From “The Retford and Gainsborough Times” – 1894 – Glimpses of Old Gainsborough.
There was one man in Furley’s employment who was rather noted. That was Mr Thomas Hopthrow, ship carpenter.
When a young man, he was seized at Stockwith by a press gang, and being taken aboard ship, he served in the fleet at the bombardment of Copenhagen in 1801.
For many years at Furley’s he worked with only one hand, having lost the other by accident, yet he turned out his work very correctly.
Thomas was a member of the Wesleyan body and when the cholera epidemic was so bad in Gainsborough in 1847 and 1848, he was always ready to go out and perform the last kindly offices for the dying.
He never refused, even in the middle of the night to go to a dying person and thus he went about with his life in his hand.
Mr Charles Shipham also tended cholera cases. Both Mr Hopthrow and Mr Shipham were teetotallers, but I believe that after the first case he attended, Mr Shipham occasionally took a little brandy when going out to a patient. As for Mr Hopthrow he made a mixture of his own, consisting of whiskey and cayenne pepper.
From the Gainsborough News – 1910– Reminiscences of Gainsborough – Rev Robert BEE – Vicar of Garthorpe, Leicestershire.
My own people were members of the Wesleyan body, but this did not prevent my father and Canon Clements [the Vicar of Gainsborough] from being on terms of the greatest friendship. The Wesleyan Chapel in which our family for a number of years worshipped still has a warm place in my heart’s affection. Many lessons were taught me never to be forgotten.
The change of ministers after the Annual Conference was always a source of deep interest to every member of the local society, the town and surrounding country. Young and old, rich and poor alike would speculate as to what the new minister would be like in appearance, in talent and in manners.
The first Sunday in September was always looked forward to in much pardonable expectancy as to what the day might bring forth. After the new minister had been duly received by the Society, a diversion would occur on a hot autumnal morning when Mr Hiley, Senior, or Thomas Hopthrow of the Spanish Main, one or both, having dropped off to sleep, would let fall from their unknowing fingers the nickel plated horns in use for hearing the word of life with an arousing clatter, which despite the solemnity of the place would start a suppressed titter among the congregation. This lost nothing by the amazed look upon the owner’s faces as the one peered over the broad edge of the gallery to the left hand of the minister to see what had happened to anyone sitting below while the other [Hopthrow] with a flaming red face leisurely picked up his own hearing aid which had only fallen at his feet.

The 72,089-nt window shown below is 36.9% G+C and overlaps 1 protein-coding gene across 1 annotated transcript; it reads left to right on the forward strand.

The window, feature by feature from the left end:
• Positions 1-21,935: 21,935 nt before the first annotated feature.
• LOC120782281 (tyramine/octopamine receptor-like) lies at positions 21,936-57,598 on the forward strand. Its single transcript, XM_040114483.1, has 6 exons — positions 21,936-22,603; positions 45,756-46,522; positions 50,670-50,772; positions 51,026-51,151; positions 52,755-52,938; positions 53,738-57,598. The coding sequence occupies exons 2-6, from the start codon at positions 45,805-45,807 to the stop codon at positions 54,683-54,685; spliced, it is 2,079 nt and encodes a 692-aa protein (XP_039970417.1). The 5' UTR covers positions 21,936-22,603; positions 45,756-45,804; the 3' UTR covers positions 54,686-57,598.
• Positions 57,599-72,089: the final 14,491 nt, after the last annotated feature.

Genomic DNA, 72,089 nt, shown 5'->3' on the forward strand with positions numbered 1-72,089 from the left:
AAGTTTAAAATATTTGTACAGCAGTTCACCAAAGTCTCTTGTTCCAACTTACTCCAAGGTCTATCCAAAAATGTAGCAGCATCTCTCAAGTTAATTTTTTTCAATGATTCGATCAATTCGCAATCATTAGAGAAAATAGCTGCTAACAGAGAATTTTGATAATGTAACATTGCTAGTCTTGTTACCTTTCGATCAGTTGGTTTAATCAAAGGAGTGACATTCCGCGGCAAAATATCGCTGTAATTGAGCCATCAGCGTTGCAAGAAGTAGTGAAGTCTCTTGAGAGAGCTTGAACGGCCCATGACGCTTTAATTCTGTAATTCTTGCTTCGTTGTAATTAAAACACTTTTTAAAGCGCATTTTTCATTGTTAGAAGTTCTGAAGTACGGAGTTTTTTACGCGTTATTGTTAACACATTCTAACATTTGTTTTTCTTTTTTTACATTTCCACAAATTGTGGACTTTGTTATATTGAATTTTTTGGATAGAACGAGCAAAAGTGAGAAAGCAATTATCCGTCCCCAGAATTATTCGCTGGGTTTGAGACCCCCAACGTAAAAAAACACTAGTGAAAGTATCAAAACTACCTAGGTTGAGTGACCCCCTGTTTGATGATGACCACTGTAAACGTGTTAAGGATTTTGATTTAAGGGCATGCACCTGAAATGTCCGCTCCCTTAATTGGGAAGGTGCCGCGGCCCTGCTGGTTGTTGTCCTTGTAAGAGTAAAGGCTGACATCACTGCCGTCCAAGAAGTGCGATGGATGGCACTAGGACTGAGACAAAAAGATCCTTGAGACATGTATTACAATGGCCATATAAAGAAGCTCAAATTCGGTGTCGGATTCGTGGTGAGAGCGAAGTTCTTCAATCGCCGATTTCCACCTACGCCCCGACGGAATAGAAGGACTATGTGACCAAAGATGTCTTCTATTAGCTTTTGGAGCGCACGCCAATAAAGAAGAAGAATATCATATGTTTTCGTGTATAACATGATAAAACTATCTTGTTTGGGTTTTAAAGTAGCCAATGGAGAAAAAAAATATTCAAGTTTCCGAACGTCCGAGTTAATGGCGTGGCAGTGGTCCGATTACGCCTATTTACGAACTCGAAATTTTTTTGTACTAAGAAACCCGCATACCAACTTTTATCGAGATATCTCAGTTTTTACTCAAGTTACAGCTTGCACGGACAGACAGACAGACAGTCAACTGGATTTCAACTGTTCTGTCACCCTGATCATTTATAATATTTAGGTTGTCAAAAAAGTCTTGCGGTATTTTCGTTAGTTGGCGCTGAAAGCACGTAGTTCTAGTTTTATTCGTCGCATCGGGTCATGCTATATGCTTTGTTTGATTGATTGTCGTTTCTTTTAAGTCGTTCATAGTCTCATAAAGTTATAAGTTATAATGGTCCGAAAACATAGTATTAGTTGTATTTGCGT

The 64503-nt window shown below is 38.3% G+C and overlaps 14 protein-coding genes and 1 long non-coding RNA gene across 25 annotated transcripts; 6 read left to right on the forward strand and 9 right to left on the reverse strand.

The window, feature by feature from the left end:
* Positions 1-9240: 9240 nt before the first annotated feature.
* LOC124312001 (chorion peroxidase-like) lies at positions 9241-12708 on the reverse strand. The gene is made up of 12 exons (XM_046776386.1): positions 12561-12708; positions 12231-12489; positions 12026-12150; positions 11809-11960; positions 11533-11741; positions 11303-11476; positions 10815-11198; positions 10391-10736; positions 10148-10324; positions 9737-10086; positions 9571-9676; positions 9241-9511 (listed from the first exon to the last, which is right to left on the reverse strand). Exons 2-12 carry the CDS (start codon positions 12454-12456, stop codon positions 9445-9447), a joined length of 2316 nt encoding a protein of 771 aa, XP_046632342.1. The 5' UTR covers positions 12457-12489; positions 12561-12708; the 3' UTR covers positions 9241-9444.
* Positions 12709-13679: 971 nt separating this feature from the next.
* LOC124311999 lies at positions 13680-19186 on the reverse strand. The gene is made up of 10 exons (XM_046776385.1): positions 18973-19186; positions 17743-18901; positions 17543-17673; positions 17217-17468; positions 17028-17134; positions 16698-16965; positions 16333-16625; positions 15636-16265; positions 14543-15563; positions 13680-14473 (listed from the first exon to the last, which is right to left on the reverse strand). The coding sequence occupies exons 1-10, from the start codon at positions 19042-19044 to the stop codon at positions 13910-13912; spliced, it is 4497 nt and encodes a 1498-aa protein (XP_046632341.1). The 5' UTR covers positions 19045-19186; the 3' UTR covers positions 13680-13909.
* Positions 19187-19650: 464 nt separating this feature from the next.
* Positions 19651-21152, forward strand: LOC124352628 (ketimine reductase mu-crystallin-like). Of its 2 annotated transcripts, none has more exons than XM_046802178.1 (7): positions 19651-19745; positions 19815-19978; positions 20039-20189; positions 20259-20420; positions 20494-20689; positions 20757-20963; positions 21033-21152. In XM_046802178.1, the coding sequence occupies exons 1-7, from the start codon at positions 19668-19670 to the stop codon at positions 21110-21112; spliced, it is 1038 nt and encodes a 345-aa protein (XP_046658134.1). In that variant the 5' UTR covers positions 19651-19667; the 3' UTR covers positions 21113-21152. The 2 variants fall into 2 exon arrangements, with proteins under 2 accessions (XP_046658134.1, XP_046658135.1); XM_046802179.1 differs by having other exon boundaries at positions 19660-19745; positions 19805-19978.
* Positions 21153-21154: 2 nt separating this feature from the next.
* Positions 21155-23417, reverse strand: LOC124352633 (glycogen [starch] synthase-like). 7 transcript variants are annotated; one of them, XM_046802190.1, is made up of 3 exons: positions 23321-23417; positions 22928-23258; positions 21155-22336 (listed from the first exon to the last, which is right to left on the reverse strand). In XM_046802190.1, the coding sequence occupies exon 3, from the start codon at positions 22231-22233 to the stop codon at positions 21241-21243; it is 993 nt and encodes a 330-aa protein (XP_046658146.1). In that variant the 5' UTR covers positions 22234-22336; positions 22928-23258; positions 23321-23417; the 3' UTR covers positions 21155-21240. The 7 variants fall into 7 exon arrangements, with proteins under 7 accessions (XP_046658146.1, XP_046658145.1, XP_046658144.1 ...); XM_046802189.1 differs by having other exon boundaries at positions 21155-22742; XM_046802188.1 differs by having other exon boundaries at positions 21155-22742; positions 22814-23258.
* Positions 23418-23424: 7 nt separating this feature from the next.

On one occasion a horn was dropped in the middle of a sermon by the Superintendent Minister at the height of a very earnest exhortation. To the congregation’s amazement he dexterously caught the palate of his artificial teeth as they dropped on his chin below.
From The Lincoln, Rutland and Stamford Mercury – 16th July 1847 OPENING A NEW SCHOOL
The 8th July was a day which it is believed and hoped will long be remembered by the parents and rising generation of East Stockwith with the opening of a new Day School under the auspices and patronage of the dissenters. A sermon was preached in the afternoon by the Rev J Hindson, Superintendent Wesleyan Minister. At 5 0’clock a large number of friends took an excellent tea in the schoolroom. After tea the company retired to the Wesleyan Chapel where several animated and effective addresses were delivered by T Farmer, Esq., chairman and the Revs Hindson, Sanderson and Jackson. The proceeds of the tea with the collection amounted to upwards of £10. The school has been established in consequence of the arbitrary conduct of an inflated person in the parish.
This establishment of a joint Wesleyan-PrimitiveMethodistSchool in rivalry with the Church of England School has not improved relations in the parish.
Some months ago, a school was established by the Rev H C Barker in connexion with the new church of which he lately became the incumbent and a schoolmaster was imported from Gainsborough to rear the tender thought of the rising generation at Stockwith. For some time the parties who had promoted the school had reason to congratulate themselves on the prospect of success, until an unfortunate dispute between the master and the clerk of the church occurred, which caused a rupture between the former and the reverend incumbent.
The result was that the master after a long apostacy, re-entered the ranks of the Wesleyans, who have appointed him master of their rival school.
NB East Stockwith Parish consisted of 350 souls in the 1851 Census. The parish church was built in1846 when the parish separated from Gainsborough. Earlier the Wesleyans had built a chapel in 1838 and the Primitives a chapel in 1840.